While it may be a plus for your company, it also most importantly helps with your well-being. Taking a mental health day can help you in many ways such as de-stress, relax, rest, understand your emotions, reset your perspective and maybe a need to step back and reevaluate your goals in life.
10 October is World Mental Health Day
The Day provides an opportunity for all stakeholders working on mental health issues to talk about their work, and what more needs to be done to make mental health care a reality for people worldwide.
In the United States, a person does not need to have a mental illness to need a mental health day. Work stressors and life events that may be emotionally difficult to get through without taking time off of work are legitimate reasons to warrant a mental health day.
It’s OK to need to take a day off here and there to decompress and to regroup ourselves and to do so without judgement. The judgement part will lessen with more awareness to mental health, which will continue to take time but you can start with yourself. Allowing yourself to take that day off for some self-care.
October 10, 1992
History. World Mental Health Day was celebrated for the first time on October 10, 1992, at the initiative of Deputy Secretary General Richard Hunter. Up until 1994, the day had no specific theme other than general promoting mental health advocacy and educating the public.
Taking a mental health day often means taking time out to relax. That can mean watching TV in pajamas for hours, or puttering around the house and doing nothing. As long as this isn’t an everyday thing, that’s fine. Some activities can take a little front-end effort and feel immensely relaxing once they’re completed.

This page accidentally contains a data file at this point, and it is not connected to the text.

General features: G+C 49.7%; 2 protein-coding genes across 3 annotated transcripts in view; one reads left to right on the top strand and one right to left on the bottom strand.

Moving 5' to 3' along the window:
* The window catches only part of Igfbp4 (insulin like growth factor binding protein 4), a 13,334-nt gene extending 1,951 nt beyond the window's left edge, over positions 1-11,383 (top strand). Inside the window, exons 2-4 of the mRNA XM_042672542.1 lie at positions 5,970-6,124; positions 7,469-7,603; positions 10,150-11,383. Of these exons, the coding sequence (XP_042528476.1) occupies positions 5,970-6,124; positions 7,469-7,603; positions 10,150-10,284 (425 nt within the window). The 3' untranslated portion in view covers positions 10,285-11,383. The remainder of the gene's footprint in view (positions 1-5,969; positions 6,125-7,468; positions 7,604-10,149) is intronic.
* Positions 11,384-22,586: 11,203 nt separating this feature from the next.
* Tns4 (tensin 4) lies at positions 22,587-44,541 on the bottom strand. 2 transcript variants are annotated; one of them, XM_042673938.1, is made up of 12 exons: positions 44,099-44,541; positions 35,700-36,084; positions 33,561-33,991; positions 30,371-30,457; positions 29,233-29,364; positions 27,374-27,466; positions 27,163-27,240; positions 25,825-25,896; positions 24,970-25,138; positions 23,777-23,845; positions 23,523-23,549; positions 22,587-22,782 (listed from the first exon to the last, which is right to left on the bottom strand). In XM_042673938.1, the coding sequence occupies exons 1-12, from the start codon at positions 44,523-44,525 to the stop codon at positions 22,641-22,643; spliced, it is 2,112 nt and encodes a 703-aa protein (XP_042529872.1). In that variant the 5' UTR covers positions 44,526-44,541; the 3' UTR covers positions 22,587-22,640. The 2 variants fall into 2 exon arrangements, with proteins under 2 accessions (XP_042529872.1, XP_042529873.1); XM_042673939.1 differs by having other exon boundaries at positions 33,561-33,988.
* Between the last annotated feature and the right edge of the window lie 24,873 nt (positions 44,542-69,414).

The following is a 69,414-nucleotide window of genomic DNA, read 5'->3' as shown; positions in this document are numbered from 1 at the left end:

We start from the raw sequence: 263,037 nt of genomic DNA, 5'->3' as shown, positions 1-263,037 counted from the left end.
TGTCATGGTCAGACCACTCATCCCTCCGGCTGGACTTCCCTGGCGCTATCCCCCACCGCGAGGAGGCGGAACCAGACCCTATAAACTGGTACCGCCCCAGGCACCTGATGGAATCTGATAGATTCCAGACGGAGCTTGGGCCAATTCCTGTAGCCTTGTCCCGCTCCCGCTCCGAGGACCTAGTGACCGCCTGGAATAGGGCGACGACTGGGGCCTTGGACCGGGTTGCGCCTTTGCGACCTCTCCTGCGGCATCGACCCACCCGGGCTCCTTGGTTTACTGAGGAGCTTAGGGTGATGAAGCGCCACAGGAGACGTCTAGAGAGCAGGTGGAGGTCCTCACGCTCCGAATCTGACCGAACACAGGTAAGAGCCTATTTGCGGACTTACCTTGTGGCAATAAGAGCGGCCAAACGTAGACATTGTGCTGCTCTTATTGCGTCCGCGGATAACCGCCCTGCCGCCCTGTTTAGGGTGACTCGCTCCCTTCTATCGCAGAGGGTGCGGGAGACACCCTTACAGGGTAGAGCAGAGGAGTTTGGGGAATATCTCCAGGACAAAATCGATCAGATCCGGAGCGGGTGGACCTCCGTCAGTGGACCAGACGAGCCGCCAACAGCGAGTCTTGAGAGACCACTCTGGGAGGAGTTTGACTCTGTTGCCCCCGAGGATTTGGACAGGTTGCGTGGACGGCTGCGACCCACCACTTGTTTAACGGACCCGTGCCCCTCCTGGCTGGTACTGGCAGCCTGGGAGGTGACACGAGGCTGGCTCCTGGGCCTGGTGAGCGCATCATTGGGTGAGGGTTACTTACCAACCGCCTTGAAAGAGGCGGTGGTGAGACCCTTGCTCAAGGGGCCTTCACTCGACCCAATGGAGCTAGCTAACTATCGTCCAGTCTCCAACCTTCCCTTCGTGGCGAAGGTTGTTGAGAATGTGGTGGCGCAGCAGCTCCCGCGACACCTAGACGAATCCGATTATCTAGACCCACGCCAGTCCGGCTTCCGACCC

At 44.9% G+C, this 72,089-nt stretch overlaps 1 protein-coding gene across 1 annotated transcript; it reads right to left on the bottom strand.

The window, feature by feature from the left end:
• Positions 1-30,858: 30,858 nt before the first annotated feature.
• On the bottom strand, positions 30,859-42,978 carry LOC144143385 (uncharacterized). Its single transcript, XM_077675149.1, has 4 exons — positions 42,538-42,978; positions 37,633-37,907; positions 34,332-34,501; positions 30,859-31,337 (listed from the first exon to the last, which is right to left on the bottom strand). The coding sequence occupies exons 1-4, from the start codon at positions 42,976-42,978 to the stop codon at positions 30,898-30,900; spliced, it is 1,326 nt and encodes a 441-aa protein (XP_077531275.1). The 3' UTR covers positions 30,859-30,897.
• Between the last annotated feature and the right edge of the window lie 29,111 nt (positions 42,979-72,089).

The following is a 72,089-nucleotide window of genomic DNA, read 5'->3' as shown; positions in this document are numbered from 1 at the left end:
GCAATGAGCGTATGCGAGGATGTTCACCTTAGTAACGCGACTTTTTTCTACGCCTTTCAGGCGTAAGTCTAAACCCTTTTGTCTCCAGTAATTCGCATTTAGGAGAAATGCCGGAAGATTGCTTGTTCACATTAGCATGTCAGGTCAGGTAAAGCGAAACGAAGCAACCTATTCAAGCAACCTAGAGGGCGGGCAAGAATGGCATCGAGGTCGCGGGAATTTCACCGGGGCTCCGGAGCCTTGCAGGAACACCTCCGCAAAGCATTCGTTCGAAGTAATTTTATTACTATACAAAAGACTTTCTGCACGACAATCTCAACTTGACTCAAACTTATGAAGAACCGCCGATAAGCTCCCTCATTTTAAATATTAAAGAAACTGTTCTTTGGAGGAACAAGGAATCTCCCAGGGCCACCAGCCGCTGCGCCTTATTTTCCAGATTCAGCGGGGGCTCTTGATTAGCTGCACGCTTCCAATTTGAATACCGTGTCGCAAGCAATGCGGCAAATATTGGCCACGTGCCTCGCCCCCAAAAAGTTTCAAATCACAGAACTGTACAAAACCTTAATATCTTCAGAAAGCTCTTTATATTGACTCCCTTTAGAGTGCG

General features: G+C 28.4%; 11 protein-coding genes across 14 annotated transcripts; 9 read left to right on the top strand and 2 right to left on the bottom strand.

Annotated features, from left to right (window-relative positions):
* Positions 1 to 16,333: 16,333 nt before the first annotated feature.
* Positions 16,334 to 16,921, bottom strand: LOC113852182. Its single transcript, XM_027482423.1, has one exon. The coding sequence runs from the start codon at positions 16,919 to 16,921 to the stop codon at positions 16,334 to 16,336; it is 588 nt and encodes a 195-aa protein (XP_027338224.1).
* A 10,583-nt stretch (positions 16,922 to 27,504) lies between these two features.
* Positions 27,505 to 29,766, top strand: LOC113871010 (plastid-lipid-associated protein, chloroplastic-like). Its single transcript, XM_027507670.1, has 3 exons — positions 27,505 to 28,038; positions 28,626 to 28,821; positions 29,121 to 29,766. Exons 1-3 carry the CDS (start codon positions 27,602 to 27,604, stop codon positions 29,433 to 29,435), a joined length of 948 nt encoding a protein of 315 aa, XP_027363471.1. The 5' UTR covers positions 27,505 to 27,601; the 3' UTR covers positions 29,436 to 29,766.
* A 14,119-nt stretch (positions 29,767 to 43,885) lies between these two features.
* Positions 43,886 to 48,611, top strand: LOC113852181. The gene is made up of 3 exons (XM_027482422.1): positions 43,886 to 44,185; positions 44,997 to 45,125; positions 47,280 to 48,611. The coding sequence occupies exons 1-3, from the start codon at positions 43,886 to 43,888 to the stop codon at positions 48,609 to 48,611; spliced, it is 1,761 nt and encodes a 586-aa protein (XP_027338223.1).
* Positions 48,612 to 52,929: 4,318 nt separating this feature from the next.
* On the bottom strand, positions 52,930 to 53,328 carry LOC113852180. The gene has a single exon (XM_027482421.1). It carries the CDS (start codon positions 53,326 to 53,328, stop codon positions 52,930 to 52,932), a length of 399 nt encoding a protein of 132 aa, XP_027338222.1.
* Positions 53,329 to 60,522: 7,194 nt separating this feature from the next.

Mental illness is a leading cause of disability. Untreated mental illness can cause severe emotional, behavioral and physical health problems. Complications sometimes linked to mental illness include: Unhappiness and decreased enjoyment of life.
The 10 October is known the World over as World Mental Health Day – the result of a global advocacy and awareness program started by the World Federation for Mental Health in 1992. … This year our global theme is ‘Mental Health and Long Term Illness: The Need for Continued and Integrated Care’.
If your workplace isn’t as receptive to employees taking time off for mental health, don’t feel the need to over-explain yourself. Simply saying you have to deal with a personal matter should do the trick. However, if you’re comfortable telling your supervisor or HR department why you’re taking the day off, you can!
You should still take the day off, but work out exactly what it’s for. It might be treating yourself kindly by making sure you get enough sleep and taking a long, hot bath – it also might be sitting down with a healthy meal and working out what your strategy is for dealing with your particular stressor.
And this isn’t just a “nice to have” – it’s an actual legal requirement. Even if an employee’s mental health issue isn’t directly connected to work, employers still have a basic duty of care to ensure reasonable changes are made to support them.